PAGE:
ASHBURN — It didn’t take long for the chatter to start regarding Cam Newton and the Washington Football Team.
After the New England Patriots surprisingly released Newton on Tuesday, coach Ron Rivera’s name started to trend on Twitter — what better destination for Newton than to reunite with his former coach with the Carolina Panthers?
But Rivera has twice passed on bringing Newton to the District. And on Tuesday, he was ready to do it for a third time.
“It did pop up on our radar, but just so you know, Ryan Fitzpatrick is our starting quarterback,” Rivera said. “So that’s where we are. We have three guys we like that all came to camp, did a nice job for us and we’re going to go forward with those guys.”
Context, of course, matters.
Newton is far removed from his peak level in Carolina, when he was league MVP and led the Panthers to the Super Bowl during the 2015 season and spent eight-plus seasons with Rivera.
The former No. 1 overall pick has been derailed by shoulder and foot injuries in recent years and his performance has suffered. Newton can still do damage with his legs, but the quarterback only threw for 2,657 yards in 15 starts last year — with just eight touchdowns to 10 interceptions.
Since arriving to Washington, Rivera has avoided a Newton reunion — despite bringing in plenty of other players and coaches with Carolina ties, including quarterbacks. Kyle Allen and Taylor Heinicke — Newton’s backups in 2018 — are currently on Washington’s roster.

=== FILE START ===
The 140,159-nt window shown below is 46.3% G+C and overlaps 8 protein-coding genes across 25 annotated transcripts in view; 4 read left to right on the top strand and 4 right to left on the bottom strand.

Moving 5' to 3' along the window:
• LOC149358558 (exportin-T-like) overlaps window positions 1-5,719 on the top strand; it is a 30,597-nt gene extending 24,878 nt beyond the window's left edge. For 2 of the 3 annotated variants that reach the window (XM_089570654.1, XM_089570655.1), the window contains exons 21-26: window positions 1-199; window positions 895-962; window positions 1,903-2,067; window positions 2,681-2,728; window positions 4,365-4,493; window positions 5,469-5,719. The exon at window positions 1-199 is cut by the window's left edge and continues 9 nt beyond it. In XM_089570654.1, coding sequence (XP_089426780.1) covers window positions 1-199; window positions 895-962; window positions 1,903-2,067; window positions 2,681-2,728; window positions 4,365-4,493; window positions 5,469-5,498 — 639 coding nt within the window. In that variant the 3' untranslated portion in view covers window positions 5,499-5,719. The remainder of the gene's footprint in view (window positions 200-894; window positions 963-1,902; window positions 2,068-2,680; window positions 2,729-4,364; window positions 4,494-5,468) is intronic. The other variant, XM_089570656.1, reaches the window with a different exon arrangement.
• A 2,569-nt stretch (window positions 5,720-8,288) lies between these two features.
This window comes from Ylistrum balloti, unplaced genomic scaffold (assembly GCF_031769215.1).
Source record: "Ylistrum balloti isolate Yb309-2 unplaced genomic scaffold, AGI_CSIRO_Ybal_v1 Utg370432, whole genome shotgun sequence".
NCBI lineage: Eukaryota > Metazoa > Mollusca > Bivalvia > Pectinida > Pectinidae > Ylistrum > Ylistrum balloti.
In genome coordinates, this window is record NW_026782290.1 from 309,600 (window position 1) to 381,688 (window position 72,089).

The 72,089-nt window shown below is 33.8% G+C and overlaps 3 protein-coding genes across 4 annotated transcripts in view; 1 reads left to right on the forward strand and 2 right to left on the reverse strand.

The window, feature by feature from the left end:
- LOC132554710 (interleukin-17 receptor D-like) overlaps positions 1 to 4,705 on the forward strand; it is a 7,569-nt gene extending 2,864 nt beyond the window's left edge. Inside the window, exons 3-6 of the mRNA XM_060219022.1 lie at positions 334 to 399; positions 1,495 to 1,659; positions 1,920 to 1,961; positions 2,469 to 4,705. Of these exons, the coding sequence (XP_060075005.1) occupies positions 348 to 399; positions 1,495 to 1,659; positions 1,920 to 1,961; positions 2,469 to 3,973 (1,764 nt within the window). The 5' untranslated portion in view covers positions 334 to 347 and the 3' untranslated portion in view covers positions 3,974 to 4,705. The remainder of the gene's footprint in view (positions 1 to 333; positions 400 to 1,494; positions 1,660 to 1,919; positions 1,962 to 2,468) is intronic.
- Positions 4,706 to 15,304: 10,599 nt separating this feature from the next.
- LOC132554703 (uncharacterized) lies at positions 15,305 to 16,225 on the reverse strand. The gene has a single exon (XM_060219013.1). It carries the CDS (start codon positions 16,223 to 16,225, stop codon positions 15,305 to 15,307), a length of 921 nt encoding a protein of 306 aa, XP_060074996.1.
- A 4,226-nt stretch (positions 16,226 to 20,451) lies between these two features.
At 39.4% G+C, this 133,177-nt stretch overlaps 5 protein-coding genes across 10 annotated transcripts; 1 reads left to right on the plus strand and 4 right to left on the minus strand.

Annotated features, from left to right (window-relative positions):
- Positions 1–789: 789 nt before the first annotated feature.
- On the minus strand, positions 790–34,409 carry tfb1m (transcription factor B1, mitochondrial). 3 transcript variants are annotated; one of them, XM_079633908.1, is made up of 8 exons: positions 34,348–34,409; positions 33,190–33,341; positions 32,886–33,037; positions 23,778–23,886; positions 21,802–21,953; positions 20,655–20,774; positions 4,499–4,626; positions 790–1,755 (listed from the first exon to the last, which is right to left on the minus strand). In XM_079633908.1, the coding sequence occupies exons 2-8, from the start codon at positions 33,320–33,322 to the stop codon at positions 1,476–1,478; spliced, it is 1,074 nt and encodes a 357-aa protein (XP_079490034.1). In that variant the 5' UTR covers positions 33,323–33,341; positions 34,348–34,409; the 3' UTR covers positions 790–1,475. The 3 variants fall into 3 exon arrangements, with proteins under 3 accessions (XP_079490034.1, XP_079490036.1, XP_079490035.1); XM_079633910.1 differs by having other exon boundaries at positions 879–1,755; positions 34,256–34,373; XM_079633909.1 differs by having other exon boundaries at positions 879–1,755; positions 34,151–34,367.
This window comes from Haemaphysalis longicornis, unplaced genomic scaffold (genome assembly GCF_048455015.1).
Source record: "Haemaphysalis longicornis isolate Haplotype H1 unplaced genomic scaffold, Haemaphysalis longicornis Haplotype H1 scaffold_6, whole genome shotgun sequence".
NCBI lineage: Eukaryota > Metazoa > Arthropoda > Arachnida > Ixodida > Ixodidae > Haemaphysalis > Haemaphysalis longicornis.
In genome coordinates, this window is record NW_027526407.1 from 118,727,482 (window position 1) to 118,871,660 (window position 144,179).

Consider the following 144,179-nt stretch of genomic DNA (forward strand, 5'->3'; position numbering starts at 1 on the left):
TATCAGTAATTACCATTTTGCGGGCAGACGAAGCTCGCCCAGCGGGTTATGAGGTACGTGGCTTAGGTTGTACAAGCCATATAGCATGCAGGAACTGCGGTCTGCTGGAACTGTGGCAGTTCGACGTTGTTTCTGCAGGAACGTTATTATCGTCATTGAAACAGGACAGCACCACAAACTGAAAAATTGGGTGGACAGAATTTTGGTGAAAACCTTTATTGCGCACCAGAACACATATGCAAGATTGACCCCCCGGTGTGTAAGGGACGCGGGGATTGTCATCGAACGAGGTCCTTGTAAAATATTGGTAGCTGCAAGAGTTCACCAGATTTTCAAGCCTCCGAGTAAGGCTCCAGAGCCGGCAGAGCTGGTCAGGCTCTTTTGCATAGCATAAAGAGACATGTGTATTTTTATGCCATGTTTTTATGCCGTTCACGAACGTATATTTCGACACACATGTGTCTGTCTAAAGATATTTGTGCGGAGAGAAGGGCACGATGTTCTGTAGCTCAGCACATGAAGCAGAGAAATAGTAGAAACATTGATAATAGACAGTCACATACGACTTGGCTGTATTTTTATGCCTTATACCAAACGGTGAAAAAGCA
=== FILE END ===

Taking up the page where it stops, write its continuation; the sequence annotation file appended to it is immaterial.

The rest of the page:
Rivera already has had two chances to add Newton in free agency.
The first came in spring 2020 after the Panthers released Newton. Rivera said then that Washington wanted to see what it had in Dwayne Haskins, the 2019 first-rounder who the team later benched.
Then Newton was again a free agent this past March. Before re-signing with the Patriots, Newton even fueled the speculation by yelling out “Riverboat!” when former NFL receiver Chad Johnson brought up a possible reunion on his podcast.
Washington, though, went to sign the well-traveled Fitzpatrick while Newton went back to New England.
Rivera, meanwhile, smiled when he mentioned Fitzpatrick was the starter. That technically was the first time he acknowledged the obvious publicly, though he had done little to refute the notion during camp.
Rivera previously said he wanted a quarterback competition between Fitzpatrick and Heinicke, only for Fitzpatrick to take almost all the first-team reps in practice.